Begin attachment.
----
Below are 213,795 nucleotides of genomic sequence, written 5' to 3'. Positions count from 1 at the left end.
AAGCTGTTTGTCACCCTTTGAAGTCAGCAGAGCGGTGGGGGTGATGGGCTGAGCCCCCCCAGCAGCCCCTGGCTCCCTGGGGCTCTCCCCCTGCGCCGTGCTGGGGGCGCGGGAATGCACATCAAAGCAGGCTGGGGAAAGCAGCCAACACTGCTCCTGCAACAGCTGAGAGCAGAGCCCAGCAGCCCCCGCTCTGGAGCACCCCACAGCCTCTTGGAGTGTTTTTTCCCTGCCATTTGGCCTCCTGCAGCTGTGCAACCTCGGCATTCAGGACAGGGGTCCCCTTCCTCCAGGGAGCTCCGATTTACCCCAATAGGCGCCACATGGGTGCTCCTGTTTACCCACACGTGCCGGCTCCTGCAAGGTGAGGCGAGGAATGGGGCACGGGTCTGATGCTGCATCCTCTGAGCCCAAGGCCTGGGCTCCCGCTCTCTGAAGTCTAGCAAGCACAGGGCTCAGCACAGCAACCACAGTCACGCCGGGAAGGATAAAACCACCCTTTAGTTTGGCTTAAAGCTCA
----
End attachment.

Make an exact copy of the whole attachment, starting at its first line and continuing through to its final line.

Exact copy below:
Below are 213,795 nucleotides of genomic sequence, written 5' to 3'. Positions count from 1 at the left end.
AAGCTGTTTGTCACCCTTTGAAGTCAGCAGAGCGGTGGGGGTGATGGGCTGAGCCCCCCCAGCAGCCCCTGGCTCCCTGGGGCTCTCCCCCTGCGCCGTGCTGGGGGCGCGGGAATGCACATCAAAGCAGGCTGGGGAAAGCAGCCAACACTGCTCCTGCAACAGCTGAGAGCAGAGCCCAGCAGCCCCCGCTCTGGAGCACCCCACAGCCTCTTGGAGTGTTTTTTCCCTGCCATTTGGCCTCCTGCAGCTGTGCAACCTCGGCATTCAGGACAGGGGTCCCCTTCCTCCAGGGAGCTCCGATTTACCCCAATAGGCGCCACATGGGTGCTCCTGTTTACCCACACGTGCCGGCTCCTGCAAGGTGAGGCGAGGAATGGGGCACGGGTCTGATGCTGCATCCTCTGAGCCCAAGGCCTGGGCTCCCGCTCTCTGAAGTCTAGCAAGCACAGGGCTCAGCACAGCAACCACAGTCACGCCGGGAAGGATAAAACCACCCTTTAGTTTGGCTTAAAGCTCA